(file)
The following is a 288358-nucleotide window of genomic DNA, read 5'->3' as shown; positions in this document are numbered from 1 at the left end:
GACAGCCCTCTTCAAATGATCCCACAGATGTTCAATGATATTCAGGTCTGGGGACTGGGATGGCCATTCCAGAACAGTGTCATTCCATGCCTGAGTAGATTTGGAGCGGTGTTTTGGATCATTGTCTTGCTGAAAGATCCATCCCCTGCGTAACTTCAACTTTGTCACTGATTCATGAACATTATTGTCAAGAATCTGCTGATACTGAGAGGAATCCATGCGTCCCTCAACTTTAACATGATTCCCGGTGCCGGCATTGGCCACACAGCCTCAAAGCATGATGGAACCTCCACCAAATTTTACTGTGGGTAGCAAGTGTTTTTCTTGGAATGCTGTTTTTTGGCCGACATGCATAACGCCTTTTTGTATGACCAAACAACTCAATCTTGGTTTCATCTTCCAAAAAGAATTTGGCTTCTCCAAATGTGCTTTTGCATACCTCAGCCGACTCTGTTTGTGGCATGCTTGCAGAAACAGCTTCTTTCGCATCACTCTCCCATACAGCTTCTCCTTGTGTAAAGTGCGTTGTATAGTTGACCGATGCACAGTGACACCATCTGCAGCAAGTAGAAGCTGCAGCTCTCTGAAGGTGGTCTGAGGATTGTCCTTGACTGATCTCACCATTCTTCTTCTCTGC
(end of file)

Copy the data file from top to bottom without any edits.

The following is a 288358-nucleotide window of genomic DNA, read 5'->3' as shown; positions in this document are numbered from 1 at the left end:
GACAGCCCTCTTCAAATGATCCCACAGATGTTCAATGATATTCAGGTCTGGGGACTGGGATGGCCATTCCAGAACAGTGTCATTCCATGCCTGAGTAGATTTGGAGCGGTGTTTTGGATCATTGTCTTGCTGAAAGATCCATCCCCTGCGTAACTTCAACTTTGTCACTGATTCATGAACATTATTGTCAAGAATCTGCTGATACTGAGAGGAATCCATGCGTCCCTCAACTTTAACATGATTCCCGGTGCCGGCATTGGCCACACAGCCTCAAAGCATGATGGAACCTCCACCAAATTTTACTGTGGGTAGCAAGTGTTTTTCTTGGAATGCTGTTTTTTGGCCGACATGCATAACGCCTTTTTGTATGACCAAACAACTCAATCTTGGTTTCATCTTCCAAAAAGAATTTGGCTTCTCCAAATGTGCTTTTGCATACCTCAGCCGACTCTGTTTGTGGCATGCTTGCAGAAACAGCTTCTTTCGCATCACTCTCCCATACAGCTTCTCCTTGTGTAAAGTGCGTTGTATAGTTGACCGATGCACAGTGACACCATCTGCAGCAAGTAGAAGCTGCAGCTCTCTGAAGGTGGTCTGAGGATTGTCCTTGACTGATCTCACCATTCTTCTTCTCTGC